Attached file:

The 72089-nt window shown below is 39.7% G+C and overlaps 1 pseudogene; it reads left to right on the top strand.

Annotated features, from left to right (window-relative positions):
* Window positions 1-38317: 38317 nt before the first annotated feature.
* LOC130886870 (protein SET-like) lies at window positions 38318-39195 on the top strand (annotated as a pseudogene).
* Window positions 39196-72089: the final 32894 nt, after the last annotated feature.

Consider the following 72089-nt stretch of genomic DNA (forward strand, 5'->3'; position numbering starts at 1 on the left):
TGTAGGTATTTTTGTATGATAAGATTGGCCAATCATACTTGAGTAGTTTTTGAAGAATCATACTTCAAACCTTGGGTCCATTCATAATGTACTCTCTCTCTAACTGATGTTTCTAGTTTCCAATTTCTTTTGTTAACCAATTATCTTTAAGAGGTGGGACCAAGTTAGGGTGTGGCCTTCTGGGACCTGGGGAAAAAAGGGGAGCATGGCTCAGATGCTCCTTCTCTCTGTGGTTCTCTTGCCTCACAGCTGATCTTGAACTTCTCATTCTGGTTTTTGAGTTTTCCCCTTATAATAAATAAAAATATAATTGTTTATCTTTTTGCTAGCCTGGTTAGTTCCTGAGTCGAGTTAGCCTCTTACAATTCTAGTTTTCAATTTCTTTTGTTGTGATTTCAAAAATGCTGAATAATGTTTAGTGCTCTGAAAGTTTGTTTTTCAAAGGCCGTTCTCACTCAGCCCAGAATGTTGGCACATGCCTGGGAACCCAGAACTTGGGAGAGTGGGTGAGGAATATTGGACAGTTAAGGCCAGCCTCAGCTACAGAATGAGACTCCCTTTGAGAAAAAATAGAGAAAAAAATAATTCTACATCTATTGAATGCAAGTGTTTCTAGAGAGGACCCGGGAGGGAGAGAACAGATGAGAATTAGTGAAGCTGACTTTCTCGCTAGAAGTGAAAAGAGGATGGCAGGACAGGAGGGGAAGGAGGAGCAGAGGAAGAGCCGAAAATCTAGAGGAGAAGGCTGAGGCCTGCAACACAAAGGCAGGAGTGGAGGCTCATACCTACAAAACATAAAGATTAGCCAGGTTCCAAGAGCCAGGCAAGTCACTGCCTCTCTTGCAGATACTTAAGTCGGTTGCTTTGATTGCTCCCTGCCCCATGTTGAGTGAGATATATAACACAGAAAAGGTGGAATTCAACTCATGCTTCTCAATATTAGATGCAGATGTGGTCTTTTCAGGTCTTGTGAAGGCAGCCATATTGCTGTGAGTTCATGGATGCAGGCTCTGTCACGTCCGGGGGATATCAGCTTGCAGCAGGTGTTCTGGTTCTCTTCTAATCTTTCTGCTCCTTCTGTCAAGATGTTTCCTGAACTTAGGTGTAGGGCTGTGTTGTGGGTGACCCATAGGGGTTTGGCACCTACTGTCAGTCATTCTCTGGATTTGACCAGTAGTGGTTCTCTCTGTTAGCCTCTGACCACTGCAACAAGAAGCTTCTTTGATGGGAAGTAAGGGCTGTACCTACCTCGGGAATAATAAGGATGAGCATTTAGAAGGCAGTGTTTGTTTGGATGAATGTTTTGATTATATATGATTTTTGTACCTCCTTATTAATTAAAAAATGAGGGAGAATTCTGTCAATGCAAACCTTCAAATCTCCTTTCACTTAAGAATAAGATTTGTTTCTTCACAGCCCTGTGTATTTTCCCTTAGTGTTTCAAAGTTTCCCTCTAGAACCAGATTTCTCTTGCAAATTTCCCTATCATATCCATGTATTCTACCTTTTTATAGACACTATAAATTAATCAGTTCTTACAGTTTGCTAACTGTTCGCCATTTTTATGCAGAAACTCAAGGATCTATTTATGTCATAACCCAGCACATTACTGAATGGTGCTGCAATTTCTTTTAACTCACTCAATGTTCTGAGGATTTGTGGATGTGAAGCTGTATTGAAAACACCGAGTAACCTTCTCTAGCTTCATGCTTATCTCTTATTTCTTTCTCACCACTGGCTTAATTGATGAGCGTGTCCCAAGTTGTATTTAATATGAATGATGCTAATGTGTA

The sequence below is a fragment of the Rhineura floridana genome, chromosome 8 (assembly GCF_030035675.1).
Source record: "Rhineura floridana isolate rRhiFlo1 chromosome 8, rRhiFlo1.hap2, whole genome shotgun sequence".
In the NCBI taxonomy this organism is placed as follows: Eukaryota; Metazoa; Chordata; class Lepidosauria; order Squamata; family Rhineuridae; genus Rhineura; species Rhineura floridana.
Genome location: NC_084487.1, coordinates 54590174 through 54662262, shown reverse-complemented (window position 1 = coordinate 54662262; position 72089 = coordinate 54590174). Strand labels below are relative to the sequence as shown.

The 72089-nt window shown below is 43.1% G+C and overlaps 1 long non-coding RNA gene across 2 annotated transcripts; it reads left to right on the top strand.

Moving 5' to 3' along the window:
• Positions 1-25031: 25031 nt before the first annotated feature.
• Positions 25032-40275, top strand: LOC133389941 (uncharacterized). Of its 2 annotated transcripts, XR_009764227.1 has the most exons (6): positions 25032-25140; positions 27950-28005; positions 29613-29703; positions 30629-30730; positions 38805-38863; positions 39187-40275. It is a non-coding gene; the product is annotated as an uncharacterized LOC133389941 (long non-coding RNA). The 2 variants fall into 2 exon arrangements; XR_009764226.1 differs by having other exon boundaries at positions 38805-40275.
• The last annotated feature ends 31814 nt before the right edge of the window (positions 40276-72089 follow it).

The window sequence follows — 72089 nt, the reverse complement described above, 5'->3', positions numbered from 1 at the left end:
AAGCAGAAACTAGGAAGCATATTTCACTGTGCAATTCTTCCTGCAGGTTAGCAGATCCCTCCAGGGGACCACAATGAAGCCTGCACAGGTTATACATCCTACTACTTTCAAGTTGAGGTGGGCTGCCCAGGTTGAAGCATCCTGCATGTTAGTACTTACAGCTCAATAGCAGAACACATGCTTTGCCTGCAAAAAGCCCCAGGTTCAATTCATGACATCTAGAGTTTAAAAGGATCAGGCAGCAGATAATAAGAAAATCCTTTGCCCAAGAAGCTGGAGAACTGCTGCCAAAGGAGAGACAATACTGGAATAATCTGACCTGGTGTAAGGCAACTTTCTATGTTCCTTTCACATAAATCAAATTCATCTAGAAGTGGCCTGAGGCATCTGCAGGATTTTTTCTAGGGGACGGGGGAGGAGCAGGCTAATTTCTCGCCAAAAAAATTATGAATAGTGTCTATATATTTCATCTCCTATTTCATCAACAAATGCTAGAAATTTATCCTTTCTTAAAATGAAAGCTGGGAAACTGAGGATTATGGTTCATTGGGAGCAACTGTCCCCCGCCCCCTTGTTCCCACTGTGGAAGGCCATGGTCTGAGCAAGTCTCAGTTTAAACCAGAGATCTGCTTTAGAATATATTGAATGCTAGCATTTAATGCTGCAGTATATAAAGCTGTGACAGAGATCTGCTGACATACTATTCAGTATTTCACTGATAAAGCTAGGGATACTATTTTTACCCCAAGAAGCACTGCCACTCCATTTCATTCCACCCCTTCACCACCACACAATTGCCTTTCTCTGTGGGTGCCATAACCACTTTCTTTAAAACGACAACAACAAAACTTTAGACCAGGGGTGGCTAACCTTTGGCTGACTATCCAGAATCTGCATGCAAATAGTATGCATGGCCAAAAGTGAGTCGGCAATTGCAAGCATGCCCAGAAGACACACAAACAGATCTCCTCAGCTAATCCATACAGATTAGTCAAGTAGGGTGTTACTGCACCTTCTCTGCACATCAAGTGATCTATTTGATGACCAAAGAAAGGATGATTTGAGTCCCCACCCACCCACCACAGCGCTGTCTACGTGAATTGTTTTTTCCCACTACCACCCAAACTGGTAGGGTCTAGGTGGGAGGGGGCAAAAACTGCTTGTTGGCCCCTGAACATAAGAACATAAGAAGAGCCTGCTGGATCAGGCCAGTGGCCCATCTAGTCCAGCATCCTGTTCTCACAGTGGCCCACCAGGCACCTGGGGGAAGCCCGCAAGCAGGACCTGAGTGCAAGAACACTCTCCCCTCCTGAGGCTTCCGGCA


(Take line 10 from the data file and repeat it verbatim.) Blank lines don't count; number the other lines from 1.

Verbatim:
In the NCBI taxonomy this organism is placed as follows: Eukaryota; Metazoa; Chordata; class Lepidosauria; order Squamata; family Rhineuridae; genus Rhineura; species Rhineura floridana.